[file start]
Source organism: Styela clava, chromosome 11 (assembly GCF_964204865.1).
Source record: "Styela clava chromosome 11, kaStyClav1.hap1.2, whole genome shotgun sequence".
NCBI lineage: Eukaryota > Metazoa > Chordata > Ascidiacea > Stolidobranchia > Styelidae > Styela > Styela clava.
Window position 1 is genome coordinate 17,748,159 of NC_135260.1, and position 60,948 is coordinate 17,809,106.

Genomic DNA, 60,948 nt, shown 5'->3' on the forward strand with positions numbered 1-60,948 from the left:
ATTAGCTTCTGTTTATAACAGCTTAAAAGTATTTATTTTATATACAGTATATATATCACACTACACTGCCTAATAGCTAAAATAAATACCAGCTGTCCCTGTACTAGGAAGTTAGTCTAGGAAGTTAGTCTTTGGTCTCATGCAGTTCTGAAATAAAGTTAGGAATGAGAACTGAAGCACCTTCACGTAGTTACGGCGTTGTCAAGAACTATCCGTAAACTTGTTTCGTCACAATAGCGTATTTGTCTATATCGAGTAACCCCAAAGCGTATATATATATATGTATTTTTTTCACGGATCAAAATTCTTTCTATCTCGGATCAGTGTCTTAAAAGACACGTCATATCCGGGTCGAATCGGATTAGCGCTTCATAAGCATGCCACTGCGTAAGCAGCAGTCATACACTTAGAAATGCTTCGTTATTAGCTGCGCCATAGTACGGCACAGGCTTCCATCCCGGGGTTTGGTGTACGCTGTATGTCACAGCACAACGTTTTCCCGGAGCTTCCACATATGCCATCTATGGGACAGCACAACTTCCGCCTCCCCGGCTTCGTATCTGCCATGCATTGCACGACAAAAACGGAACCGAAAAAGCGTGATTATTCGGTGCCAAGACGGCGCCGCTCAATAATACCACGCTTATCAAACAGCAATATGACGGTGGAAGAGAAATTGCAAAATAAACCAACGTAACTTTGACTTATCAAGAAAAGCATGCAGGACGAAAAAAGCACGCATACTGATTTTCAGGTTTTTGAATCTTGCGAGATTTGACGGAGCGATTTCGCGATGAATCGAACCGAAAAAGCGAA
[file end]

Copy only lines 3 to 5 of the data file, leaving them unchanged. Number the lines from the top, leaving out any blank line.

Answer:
NCBI lineage: Eukaryota > Metazoa > Chordata > Ascidiacea > Stolidobranchia > Styelidae > Styela > Styela clava.
Window position 1 is genome coordinate 17,748,159 of NC_135260.1, and position 60,948 is coordinate 17,809,106.

Genomic DNA, 60,948 nt, shown 5'->3' on the forward strand with positions numbered 1-60,948 from the left: